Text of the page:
Last weekend, a group of around 10 to 15 students linked to Akhil Bharatiya Vidyarthi Parishad (ABVP) gate-crashed into the campus of St Xavier’s College, Mapusa and created a huge tamasha ostensibly in the “interest of the students.”
That only three students of the college participated in the ABVP-sponsored protest out of the 1,500 odd students studying at St Xavier’s in itself tells a story.
The ABVP students acted like a bunch of hooligans forcibly entering live classrooms, shouting slogans and ordering the students to quit the classes and join the protest leaving most of the class students and the teachers petrified.
But that’s not our story. What we found odd in a well-orchestrated protest is the role of the Mapusa Police who took almost an hour to arrive at the spot of action.
Instead of taking proactive action against a handful of ABVP students, the police appeared to encourage the protestors by remaining mute spectators.
For just about a dozen of the protestors, there were nearly two dozen police personnel on the site doing nothing but merely watching the tamasha as the ABVP students shouted slogans and abused the management and faculty.
It appeared the police were deliberately allowing the students to protest and create a scene in the college.
Sources informed The Goan that the police had received clear instructions to let the ABVP students hold the protest and that no force should be applied to displace them.
For over three hours, the ABVP students were allowed to hold the college under ransom.
Even DySP Jivba Dalvi arrived at the spot after 1 pm, leaving a lot of questions on the role of the police in the incident.
“Why were the police not taking action? How is it possible that the police are present at the site but not lifting the students who are creating an unlawful assembly on campus? It looked like the police were providing protection to the ABVP students,” said Aldona MLA Carlos Ferreira.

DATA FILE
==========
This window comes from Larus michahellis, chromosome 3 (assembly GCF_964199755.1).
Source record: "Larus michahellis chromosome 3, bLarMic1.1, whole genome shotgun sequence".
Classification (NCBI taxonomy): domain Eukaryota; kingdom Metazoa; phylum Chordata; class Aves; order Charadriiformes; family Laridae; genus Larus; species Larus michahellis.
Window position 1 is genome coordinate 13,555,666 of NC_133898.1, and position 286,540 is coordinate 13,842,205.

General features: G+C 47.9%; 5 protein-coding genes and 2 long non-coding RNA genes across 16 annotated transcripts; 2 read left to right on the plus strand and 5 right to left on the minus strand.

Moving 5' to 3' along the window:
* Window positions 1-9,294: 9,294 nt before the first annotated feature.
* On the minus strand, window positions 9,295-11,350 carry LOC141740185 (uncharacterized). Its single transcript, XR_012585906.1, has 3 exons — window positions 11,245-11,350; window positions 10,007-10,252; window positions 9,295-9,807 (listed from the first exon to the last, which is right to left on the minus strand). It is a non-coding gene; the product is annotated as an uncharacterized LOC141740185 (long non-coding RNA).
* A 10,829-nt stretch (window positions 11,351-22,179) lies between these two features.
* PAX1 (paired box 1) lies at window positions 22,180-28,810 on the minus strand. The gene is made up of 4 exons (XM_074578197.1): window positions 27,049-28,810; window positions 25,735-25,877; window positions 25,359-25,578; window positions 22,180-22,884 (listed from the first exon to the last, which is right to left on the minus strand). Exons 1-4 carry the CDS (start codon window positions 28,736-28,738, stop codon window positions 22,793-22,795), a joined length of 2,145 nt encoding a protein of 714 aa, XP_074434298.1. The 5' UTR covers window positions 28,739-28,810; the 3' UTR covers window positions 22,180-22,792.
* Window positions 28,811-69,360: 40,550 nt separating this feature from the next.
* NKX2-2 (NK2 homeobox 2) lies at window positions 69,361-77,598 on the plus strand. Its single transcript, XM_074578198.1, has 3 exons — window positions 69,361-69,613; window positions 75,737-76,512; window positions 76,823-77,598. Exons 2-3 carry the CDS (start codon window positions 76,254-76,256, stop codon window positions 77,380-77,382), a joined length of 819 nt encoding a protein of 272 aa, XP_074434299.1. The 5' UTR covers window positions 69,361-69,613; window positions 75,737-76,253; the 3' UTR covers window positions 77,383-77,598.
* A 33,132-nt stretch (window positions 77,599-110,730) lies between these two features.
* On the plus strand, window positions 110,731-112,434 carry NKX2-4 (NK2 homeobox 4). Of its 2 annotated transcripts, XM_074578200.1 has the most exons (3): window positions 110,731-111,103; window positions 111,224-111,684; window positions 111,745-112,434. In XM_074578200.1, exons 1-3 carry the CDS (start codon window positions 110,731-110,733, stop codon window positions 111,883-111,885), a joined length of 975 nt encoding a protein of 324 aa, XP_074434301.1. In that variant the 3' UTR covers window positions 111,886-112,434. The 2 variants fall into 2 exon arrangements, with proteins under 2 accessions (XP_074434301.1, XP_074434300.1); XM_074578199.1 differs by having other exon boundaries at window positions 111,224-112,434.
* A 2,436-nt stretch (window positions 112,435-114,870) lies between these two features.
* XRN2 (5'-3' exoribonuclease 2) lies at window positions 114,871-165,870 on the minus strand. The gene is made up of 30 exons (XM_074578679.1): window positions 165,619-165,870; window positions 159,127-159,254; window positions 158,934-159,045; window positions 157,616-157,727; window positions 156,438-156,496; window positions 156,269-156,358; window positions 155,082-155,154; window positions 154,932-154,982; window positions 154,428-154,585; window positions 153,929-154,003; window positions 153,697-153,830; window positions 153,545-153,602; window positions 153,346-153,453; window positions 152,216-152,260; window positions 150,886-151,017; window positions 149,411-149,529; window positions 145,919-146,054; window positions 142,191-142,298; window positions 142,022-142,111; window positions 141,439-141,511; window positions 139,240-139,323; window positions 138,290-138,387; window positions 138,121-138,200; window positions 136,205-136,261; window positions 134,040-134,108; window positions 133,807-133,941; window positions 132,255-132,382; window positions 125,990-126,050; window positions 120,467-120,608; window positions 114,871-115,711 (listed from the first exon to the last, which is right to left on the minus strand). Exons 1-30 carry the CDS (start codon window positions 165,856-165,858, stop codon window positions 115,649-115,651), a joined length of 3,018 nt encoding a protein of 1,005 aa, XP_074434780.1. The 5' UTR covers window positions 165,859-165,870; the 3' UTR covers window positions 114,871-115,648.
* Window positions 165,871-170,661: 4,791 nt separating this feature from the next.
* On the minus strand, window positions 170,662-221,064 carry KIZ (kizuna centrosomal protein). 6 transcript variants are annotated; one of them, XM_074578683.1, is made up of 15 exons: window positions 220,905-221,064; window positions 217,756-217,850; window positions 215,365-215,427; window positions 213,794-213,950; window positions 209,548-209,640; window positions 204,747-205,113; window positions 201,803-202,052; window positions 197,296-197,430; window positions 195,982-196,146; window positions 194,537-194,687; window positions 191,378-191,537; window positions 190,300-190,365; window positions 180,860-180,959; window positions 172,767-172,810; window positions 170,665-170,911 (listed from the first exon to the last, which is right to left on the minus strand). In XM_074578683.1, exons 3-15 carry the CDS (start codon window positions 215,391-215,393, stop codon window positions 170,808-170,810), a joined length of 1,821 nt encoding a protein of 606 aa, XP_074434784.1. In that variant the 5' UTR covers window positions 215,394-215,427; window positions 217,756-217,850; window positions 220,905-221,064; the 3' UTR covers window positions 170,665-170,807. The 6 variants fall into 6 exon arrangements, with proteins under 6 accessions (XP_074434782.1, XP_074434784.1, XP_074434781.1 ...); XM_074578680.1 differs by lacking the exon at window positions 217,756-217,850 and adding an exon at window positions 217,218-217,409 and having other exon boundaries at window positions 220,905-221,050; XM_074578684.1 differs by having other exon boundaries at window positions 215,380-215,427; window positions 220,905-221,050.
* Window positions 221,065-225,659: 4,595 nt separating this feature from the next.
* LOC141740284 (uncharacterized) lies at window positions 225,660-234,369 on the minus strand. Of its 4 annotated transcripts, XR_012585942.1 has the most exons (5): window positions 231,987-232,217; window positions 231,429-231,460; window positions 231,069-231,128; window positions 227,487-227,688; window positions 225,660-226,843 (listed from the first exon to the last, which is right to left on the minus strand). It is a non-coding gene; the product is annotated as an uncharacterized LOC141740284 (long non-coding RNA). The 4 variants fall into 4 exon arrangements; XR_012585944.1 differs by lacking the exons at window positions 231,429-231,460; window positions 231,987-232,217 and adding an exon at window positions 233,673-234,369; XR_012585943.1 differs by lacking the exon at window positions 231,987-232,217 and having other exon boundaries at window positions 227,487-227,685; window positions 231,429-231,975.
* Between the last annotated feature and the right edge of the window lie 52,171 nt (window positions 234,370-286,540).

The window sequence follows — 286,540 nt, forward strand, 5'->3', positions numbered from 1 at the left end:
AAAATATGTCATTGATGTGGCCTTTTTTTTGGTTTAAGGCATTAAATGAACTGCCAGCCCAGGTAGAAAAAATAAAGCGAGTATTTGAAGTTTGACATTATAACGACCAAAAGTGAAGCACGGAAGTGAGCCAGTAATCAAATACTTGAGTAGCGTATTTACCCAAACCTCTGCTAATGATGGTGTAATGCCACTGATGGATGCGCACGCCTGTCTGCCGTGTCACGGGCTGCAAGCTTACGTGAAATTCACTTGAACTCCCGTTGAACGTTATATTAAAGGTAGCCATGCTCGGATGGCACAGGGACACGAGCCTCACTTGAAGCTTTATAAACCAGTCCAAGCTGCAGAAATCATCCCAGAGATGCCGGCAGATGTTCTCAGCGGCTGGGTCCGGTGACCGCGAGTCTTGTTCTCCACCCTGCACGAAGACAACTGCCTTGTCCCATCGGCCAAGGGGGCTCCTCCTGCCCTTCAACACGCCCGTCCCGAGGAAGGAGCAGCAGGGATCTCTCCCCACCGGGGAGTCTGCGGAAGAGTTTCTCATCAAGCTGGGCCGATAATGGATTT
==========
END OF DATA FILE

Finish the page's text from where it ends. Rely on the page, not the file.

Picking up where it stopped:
Role of Magistrate
The focus then shifted to the office of the Sub-Divisional Magistrate who was supposed to decide on the law and order created by the ABVP students.
The two SDMs of Bardez along with the college administration and the students held a closed-door meeting for over an hour the details of which was officially not revealed to the public.
Surprisingly, instead of deciding on the law and problem, the magistrate directed the college management to induct the Student’s Council by February 4.
The government officials who also appeared to be working under pressure apparently conveyed a pre-planned fiat to the college management.
“If the magistrate has indeed passed an order to direct the college to induct the Student’s Council, then it is without his jurisdiction. It is illegal,” said Ferreira, who was a former Advocate General of the State.
It was a festering sore that burst out in the form of the ABVP protest in St Xavier’s College on Saturday last week.
The student, Sahil Mahajan, was duly elected the General Secretary of the college on November 8 but what followed after the election result left a bad taste in the mouth of the college administration almost vitiating the atmosphere in the educational institute which for ages is known to keep away from student politics.
Soon after the election results were out, ABVP members, most of whom were not students of the college, entered the campus and hoisted the ABVP flags all around the campus.
A vexed management then cracked the whip and decided not to induct the Student Council for the academic year which was conveyed to all the elected class representatives.
Perhaps, here is where the college erred.
“The college management should have immediately disqualified the student elected as the General Secretary and appointed a new person in his place,” a professor of a prominent college in South Goa informed.
This story is taken from The Goan
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